2) Esophageal motility disorders: Achalasia (type I, II, and III), esophagogastric junction outflow obstruction, distal esophageal spasm, hypercontractile esophagus (Jackhammer esophagus), ineffective esophageal motility, absent contractility due to systemic sclerosis or Sjögren syndrome, esophageal dysmotility due to diabetes mellitus, Chagas disease, or drugs (nitrates, calcium channel blockers, estrogens, methylxanthines).
3) Compression of the esophagus by the surrounding structures: Mitral valve disease, retrosternal goiter, mediastinal or bronchial tumor, paraesophageal hiatal hernia, or history of cardiac or thoracic surgery.
Dysphagia is an alarming symptom, especially if it has recently developed in an elderly patient and is rapidly worsening; in such cases promptly exclude cancer of the esophagus or cardia.
1. History and physical examination: Determine the type of dysphagia:
1) Oropharyngeal dysphagia is characterized by difficulty in the formation of a food bolus, its passage towards the pharynx, initiation of swallowing of liquids and solids, and sensation of residual food remaining in the pharynx or cervical region. Associated symptoms include dry cough, choking, throat discomfort, nasopharyngeal regurgitation, and aspiration. Pharyngeal dysfunction–induced dysphagia may be accompanied by dysphonia, sneezing, and lacrimation. Oral dysfunction–induced dysphagia may be associated with pain during swallowing, drooling, food spillage, sialorrhea, piecemeal swallows, and dysarthria.
2) Esophageal dysphagia is manifested by a sensation that food (initially solid food) is being obstructed at the suprasternal notch or retrosternal level for several seconds after initiating a swallow, distension or pressure in the chest, vomiting, cough and expectoration of saliva, and in some cases also by pain on swallowing.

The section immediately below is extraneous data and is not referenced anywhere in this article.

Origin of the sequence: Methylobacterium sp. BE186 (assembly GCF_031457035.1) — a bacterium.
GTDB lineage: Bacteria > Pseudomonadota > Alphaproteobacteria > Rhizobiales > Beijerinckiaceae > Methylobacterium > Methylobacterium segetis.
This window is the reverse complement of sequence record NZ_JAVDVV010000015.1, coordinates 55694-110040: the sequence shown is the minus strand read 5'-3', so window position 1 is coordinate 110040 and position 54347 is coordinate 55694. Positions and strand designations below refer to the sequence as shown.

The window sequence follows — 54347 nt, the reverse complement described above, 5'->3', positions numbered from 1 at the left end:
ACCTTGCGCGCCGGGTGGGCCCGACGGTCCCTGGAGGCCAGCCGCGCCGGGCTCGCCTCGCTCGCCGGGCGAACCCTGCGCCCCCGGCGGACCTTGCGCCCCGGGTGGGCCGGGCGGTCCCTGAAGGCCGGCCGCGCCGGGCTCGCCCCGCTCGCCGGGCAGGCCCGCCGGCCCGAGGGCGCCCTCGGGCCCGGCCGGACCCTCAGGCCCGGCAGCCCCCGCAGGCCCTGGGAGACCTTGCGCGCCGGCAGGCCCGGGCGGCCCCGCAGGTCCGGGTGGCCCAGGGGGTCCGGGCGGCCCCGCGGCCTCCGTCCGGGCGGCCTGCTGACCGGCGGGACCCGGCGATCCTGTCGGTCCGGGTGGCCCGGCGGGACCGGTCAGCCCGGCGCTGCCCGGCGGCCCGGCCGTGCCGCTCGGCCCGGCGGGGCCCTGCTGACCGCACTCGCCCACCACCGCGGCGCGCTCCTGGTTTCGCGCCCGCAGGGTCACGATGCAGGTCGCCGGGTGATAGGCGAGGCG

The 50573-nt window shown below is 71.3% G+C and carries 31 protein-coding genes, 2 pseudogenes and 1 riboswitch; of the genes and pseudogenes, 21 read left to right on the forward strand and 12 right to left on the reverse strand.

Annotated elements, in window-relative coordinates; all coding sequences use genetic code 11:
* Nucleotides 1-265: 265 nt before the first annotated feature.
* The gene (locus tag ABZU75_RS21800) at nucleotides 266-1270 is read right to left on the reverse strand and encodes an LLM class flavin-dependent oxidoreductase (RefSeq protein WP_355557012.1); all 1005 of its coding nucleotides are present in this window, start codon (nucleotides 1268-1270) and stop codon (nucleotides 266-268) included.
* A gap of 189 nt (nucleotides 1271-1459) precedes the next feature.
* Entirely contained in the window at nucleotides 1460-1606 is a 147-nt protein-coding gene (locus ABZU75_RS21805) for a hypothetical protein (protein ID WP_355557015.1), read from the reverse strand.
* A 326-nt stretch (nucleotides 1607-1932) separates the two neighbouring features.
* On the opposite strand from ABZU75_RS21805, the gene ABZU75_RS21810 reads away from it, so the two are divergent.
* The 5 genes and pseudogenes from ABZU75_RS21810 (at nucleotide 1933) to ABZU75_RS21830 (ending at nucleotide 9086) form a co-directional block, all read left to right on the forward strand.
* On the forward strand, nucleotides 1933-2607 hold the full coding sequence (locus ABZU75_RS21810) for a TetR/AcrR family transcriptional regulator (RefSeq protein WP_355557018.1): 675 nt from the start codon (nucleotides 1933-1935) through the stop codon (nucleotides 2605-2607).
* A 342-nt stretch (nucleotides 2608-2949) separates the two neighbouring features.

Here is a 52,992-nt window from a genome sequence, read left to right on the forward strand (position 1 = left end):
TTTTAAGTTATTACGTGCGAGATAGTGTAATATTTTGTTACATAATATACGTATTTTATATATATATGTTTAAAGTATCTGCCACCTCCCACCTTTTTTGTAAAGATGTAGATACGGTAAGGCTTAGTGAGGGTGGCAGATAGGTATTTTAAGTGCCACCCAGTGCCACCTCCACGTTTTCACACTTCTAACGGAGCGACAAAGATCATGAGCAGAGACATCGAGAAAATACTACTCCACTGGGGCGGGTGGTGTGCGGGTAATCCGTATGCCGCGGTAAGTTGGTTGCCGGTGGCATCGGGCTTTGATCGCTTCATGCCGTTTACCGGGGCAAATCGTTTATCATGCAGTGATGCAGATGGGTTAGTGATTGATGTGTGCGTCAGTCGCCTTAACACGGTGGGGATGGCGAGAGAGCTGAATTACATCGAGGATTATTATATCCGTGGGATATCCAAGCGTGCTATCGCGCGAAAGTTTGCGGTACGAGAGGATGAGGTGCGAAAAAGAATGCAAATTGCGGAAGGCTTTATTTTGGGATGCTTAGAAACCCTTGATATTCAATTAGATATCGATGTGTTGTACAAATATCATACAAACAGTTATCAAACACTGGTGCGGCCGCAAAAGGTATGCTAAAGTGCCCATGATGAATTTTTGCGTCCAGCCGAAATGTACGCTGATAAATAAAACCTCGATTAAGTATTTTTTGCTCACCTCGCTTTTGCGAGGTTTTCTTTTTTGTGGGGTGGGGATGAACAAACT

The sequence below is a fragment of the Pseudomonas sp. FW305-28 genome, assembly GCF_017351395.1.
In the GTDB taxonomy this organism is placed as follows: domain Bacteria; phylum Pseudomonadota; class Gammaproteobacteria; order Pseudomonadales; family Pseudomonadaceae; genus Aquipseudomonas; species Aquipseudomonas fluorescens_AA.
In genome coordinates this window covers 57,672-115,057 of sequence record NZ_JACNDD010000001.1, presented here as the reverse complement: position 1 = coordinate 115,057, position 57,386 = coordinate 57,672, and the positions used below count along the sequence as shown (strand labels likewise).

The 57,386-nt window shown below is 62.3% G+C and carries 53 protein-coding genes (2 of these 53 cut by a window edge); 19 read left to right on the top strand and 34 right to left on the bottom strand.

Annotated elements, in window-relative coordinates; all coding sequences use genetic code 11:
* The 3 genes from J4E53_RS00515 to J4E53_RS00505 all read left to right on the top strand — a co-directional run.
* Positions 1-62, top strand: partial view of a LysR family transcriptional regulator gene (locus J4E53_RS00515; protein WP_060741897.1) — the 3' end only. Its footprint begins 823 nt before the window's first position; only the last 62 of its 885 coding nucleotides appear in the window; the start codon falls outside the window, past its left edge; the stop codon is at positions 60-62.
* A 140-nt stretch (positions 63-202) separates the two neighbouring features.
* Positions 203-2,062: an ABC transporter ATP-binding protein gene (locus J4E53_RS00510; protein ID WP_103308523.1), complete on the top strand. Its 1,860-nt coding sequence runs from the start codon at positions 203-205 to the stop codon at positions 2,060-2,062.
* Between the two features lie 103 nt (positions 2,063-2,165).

2. Diagnostic procedures:
1) Upper gastrointestinal endoscopy is essential to confirm or exclude structural changes of the esophagus, esophagogastric junction, and stomach with histologic examination.
2) Barium radiography (videofluoroscopic swallowing study) is performed to identify the cause of oropharyngeal dysphagia (fluoroscopic examination of the process of swallowing) and esophageal motility disorders, such as Zenker diverticulum, achalasia, Jackhammer esophagus, hiatal hernia, and GERD.
3) Esophageal high-resolution manometry with or without impedance study can confirm the diagnosis of esophageal motility disorders, such as different types of achalasia and Jackhammer esophagus.
4) Ambulatory esophageal pH monitoring with or without impedance study is used to exclude GERD. It also provides information on whether dysphagia is associated with acid exposure of the esophagus.
Complications and ConsequencesTop
Malnutrition and dehydration, aspiration pneumonia, compromised general health, chronic lung disease, choking, and even death may be a consequence of dysphagia. Morbidity related to dysphagia is a major concern. Adults with dysphagia may also experience lack of interest in or less enjoyment of eating or drinking and embarrassment or isolation in social situations involving eating. Dysphagia may increase burden to caregivers and require significant lifestyle alterations for the patient and the patient’s family.
Treatment and PrognosisTop
The treatment and prognosis of dysphagia depend on the nature of underlying condition.